Hey, I couldn’t help but notice you from across the bar. I think you’re beautiful. Will you marry me?
More likely than not, this is not how you would approach building a relationship with a potential “significant other,” as you’ll likely receive crazy eyes, have the other person walk away, or get slapped. Unless you’re Dharma and Greg, or Carly Rae Jepsen, you likely need a little more time to sell yourself. You’ll need to learn more about the other person after the initial “hey, I just met you…” before determining if you’re even interested in a longer commitment.
Sales and marketing teams should take a similar approach when designing and executing lead generation campaigns to first-time prospects. The business/prospect relationship also requires a slow build – for the business to inform prospects why they should care about its services and how it can help solve their problems, and for the prospects to (hopefully) become more interested and ultimately decide to buy.
So why are some teams still guilty of bypassing the “dating” phase of the relationship, and going straight for the “proposal” – in this case, using the first email outreach to these prospects to sell hard and ask them to buy right then and there?
Like flowers and candy, good content is the foundation to winning over a potential “mate” throughout the lead generation cycle. While more businesses are recognizing the value of content, the term itself can be scary. Some companies currently have bare reference libraries, and have not allocated budget to build new collateral. Among some teams, “content” has a stigma of only including long, drawn-out papers and tutorials that can take great time and energy to complete.
In reality, content can take various forms, and does not necessarily entail great effort to reflect your message and resonate with your audiences. When done right, relevant content can provide your team with invaluable materials that spell out your value proposition and demonstrate results…and can be reused in multiple sales arenas.
Here are five basic strategies your team can use to develop fresh “content” that can help your sales force court, and ideally eventually “marry” prospects:
- Don’t Come on Too Strong: Early lead generation campaign content should be more geared towards thought leadership, not sales, to initiate the relationship and facilitate long-term lead nurturing. Sales-heavy language at this stage could scare away prospects. Develop materials for your first outreach around best practices and industry tips, and subtly tie this back to what your business offers. In doing so, you’ll position your company as a thought leader, while piquing interest among your new prospects.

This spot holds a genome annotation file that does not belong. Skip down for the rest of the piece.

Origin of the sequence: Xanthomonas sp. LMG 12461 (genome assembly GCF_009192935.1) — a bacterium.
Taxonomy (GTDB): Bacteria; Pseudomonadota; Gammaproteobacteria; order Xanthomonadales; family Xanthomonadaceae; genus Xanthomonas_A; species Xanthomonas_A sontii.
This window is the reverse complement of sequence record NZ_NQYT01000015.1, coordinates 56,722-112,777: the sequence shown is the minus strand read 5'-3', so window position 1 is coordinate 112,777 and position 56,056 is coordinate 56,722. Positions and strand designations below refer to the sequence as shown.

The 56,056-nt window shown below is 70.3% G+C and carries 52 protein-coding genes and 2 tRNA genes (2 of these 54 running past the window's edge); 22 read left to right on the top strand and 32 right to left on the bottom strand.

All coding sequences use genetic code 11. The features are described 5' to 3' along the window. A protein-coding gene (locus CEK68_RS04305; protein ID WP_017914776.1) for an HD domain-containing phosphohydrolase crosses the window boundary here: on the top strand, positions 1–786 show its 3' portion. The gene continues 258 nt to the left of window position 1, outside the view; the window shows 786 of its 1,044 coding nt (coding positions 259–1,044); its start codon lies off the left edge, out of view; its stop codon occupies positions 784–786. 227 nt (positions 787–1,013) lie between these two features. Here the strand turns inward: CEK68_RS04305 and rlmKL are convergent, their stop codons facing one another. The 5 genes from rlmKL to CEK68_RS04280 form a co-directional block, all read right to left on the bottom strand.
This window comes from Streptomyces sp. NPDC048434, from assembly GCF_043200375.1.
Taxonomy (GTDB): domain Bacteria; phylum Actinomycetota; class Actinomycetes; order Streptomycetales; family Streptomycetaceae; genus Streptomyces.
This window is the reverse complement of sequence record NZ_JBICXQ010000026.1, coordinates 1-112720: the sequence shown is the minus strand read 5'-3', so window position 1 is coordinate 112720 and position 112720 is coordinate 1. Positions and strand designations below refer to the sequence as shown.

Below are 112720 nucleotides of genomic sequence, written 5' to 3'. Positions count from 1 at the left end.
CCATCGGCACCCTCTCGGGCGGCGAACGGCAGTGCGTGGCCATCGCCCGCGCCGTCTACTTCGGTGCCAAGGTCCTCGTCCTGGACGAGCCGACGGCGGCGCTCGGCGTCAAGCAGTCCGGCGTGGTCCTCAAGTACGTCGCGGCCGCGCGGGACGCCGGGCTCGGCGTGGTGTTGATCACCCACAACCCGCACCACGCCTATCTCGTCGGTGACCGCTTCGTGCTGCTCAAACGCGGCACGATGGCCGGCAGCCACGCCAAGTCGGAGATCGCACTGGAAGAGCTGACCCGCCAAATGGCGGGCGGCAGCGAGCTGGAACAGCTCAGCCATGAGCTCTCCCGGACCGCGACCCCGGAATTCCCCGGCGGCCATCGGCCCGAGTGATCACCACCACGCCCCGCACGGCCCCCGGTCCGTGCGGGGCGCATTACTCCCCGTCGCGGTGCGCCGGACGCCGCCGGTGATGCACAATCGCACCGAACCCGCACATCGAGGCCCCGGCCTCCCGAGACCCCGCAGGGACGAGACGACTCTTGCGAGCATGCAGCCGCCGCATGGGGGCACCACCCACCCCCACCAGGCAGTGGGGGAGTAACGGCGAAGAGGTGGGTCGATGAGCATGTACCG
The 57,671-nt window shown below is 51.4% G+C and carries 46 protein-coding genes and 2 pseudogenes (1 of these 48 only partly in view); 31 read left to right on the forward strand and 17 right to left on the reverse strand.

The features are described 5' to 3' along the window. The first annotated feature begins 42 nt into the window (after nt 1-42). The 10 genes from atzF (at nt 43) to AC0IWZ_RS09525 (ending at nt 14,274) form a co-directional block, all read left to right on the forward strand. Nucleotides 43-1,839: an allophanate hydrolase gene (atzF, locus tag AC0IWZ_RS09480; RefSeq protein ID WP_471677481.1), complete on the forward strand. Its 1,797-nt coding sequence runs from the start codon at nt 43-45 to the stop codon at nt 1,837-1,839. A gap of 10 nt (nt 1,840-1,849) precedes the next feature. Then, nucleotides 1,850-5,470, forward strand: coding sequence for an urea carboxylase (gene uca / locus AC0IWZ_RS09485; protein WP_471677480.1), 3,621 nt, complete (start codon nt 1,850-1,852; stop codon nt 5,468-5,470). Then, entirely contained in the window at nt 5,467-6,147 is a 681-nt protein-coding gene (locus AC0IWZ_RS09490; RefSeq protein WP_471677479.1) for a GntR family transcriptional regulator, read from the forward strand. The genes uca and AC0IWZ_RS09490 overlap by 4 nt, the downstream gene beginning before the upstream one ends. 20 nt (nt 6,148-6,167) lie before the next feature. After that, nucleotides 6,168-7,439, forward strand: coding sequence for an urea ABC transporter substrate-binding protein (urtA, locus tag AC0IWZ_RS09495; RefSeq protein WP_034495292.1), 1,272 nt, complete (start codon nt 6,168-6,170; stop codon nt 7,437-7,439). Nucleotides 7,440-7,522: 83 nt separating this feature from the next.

- Shorter is Sweeter: In today’s fast-paced, digital culture, readers are less likely to engage in lengthy materials than those that get to the key takeaways quickly. While data sheets and white papers are needed resources, they have a time and place outside of lead generation campaigns. In early campaign stages, content that does not require a lengthy commitment, but still presents your target message – such as videos, industry briefs, short demos, and/or tip sheets – are more likely to draw interest.
- Use Your Wingmen: Case studies and testimonials can serve as the most valuable content a sales team can offer prospects, as they offer proven ROI and feedback around how your company has helped it solve problems. While still avoiding a heavy sales tone, teams can offer prospects a case study to demonstrate the value and/or popularity of a service in meeting a growing need (ie. “Acme is using cloud technologies to reduce expenses”, rather than “See how XYZ Corp. is helping Acme by providing cloud services”). Even better, see if your customers will participate in a short video or webinar co-presentation to provide an alternate quick-and-easy content source.
- Well, My Friend Said…: Effective content does not even necessarily have to originate within the business itself. It is not only acceptable, but likely beneficial, to supplement your outreach with third-party content. Sending relevant links to news articles, videos and reports from respected journalists and publications show you have your finger on the pulse of your industry, and you can position these casually with a “Thought you might be interested…” tone.
- Do Your Own Talking: Internal content is an easy way for prospects to associate names and faces with a business. Likewise, having multiple team members speak to multiple topics can be confusing. For any content forms – written or visual – identify the most appropriate subject matter expert for your practice areas. For instance, if Marie is leading the cloud development team, have Marie only speak to cloud-related topics. Having go-to sources builds credibility for individuals and businesses, and in turn will make readers more likely to read an email (and related content) from the person who best speaks to their needs. This creates follow-up calls to action for a team’s “Maries” to reach out to prospects to check out their latest blog post, article, etc.
Lead generation, like dating, requires time. Thankfully, teams that are prepared with ample “content” to serve as their best “pick-up lines” are more likely to enjoy meaningful conversation with those who may be a good fit for a long-term relationship.
For now, “eligible” sales team…your goal is to get the phone number. Worry about the wedding bells later!